PopUp Workout

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popup in the snow.1You know the drill: new year, new resolutions, etc. etc. For a fun fitness change of pace, try PopUp Workout – a fast-paced, high-energy, all-levels-welcome group fitness class. “What’s really great about it is there’s no membership,” says founder Katie Corley. That’s what sold me.

As its name implies, PopUp classes meet at various locations each week, including Chapel Hill Country Club, The Farm, Hope Valley Country Club and even an early morning class at Progression Climbing (“they were like, ‘sure, we’re definitely not using the space at 6 a.m.,’” Katie says of that last one). You show up, pay $10 and take the class. Bring a yoga mat if you can – although it’s no big deal if you don’t – and the rest of the equipment is provided.

With no strings attached, I decided to pop in to a class. In the interest of full disclosure, you should know that my idea of staying fit is walking my dog, casual jogs and a lot of yoga. It’s been a long time since I stepped into a weight room or a gym. Nonetheless, I arrived at Chapel Hill Country Club on a rainy Monday morning, greeted by a sign-in sheet flanked with two pink mason jars full of $10 bills. I tentatively chose a station over in the corner, which had a setup of two paper plates, a red resistance band, a green strength band and a pair of two-pound weights (two pounds! I can handle this!).

Before I had time to doubt myself, Katie started blasting music and cueing cardio warm-up exercises – jumping jacks, running in place and the like. We quickly moved on to cardio-strength hybrid moves like pulsing lunges holding our weights and all sorts of plank moves with our feet on paper plates (all the better to slide them around). It was the kind of workout where you don’t really realize what’s happening and then, bam!, you’re dripping in sweat and muscles you forgot existed are shaking (two pound weights have never felt so heavy).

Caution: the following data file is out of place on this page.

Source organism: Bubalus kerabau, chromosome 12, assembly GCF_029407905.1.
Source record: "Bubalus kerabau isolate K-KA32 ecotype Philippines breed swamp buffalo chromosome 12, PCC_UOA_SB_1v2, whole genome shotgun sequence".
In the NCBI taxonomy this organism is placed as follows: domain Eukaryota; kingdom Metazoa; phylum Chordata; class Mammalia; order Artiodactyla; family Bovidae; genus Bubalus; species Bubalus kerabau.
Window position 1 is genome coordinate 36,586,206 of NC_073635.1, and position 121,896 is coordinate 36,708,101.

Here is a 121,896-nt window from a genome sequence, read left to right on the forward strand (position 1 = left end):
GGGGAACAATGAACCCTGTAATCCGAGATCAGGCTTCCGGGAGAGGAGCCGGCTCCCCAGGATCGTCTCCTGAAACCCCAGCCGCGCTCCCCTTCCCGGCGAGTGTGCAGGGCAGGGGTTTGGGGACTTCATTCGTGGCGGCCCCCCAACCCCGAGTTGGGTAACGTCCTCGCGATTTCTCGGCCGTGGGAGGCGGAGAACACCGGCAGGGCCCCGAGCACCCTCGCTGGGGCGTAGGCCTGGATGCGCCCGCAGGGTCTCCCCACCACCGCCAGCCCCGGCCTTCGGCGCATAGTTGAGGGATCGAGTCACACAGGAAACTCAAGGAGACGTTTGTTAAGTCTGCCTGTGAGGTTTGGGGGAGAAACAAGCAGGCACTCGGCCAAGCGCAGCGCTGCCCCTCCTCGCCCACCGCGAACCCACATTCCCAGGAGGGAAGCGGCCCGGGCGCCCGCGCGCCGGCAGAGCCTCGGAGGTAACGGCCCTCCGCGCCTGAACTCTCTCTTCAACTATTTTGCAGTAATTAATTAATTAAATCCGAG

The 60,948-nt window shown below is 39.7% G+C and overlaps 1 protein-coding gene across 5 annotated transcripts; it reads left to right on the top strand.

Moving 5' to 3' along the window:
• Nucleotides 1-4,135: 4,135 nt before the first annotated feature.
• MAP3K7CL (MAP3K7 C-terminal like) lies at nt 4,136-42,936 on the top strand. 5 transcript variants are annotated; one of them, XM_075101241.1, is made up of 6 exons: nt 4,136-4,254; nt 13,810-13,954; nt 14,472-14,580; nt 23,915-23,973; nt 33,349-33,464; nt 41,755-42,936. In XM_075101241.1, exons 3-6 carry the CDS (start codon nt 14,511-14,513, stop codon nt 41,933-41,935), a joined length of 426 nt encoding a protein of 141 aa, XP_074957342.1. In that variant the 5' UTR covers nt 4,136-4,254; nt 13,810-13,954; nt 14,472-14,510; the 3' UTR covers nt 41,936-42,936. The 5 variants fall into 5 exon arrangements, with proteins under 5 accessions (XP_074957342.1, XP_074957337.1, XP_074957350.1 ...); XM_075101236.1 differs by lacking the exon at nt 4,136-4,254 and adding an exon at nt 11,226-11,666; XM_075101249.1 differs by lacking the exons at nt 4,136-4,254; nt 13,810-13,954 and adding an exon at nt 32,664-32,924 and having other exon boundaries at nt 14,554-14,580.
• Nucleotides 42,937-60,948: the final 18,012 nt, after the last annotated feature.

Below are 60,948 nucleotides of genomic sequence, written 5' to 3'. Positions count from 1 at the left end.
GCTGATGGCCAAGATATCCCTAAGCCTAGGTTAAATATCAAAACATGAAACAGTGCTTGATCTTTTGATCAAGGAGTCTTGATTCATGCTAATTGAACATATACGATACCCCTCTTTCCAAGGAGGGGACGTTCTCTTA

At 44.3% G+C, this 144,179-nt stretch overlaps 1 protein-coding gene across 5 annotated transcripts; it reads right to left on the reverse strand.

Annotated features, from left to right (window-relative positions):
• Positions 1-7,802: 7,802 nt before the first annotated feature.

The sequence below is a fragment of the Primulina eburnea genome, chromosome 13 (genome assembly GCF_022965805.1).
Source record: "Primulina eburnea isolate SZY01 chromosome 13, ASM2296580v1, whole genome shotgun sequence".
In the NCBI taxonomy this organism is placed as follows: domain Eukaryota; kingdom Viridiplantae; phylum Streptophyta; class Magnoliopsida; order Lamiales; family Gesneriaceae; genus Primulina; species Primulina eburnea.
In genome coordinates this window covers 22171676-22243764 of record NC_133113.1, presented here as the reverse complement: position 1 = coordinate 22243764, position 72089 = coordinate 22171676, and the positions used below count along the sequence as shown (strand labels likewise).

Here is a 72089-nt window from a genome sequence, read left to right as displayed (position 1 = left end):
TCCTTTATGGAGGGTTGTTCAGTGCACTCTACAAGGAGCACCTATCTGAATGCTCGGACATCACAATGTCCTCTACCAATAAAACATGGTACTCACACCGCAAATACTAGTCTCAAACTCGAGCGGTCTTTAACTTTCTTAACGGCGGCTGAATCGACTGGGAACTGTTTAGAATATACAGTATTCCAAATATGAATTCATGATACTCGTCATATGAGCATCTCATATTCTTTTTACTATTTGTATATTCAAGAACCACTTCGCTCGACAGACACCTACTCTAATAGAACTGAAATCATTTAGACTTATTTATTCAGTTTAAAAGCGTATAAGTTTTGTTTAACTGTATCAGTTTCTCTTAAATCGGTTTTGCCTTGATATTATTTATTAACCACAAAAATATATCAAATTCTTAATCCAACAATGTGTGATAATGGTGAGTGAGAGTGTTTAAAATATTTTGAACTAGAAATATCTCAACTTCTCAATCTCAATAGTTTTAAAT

It’s all done to thumping, upbeat music – I definitely heard both Bruno Mars and Tupac – and Katie is a dream instructor, frequently encouraging members by name but also being that mix of enthusiastic and relentless necessary to keep you from giving up. “I try to hit every muscle group in each class,” the longtime fitness and PureBarre instructor says of the 60-minute PopUp routine, which is never the same. “I want it to be the workout that you come to and then that’s it, you’re done for the day.”

Mission accomplished. Before I knew it, we were rolling out our yoga mats for a little stretching at the end of class and my heart rate was back down to normal. Katie has now brought on two other instructors, and they all prioritize not just working every muscle group, but also lengthening them. Maybe that’s why I almost doubted the workout I just had – I’m not used to feeling so relaxed and loose after such intense interval bursts. (All doubt was quelled the next morning when I woke up, sore in that I-just-did-something-awesome-for-my-body way.) What’s more, I felt like a million bucks all day. I’m no stranger to endorphins but something about the PopUp mix left me clearheaded in a whole new way.

“It really is about empowering women more than it is about working out,” Katie says. “We want it to be fun and to be a community.” For what it’s worth, PopUp has taken off in its year or so of existence, almost entirely via word-of-mouth. Weekly offerings include yoga and Pilates alongside the characteristically unique PopUp, and attendees can now purchase bulk class passes. “Some people still want to just show up and put $10 in the jar,” though, she says. “And that’s great. Come when you can! We’re always glad to have you.”

As you consider what your fitness goals may or may not be for this year, PopUp is certainly worth a shot. Take it from this low-key yogi: once you pop, you might not stop.

Check out popupworkout.com for the PopUp schedule and full class descriptions.

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Jessie Ammons

Jessie is a former Chapel Hill Magazine editor-turned freelance culture writer based in Chapel Hill. She tends to structure her days around a morning cup of coffee and evening glass of wine.

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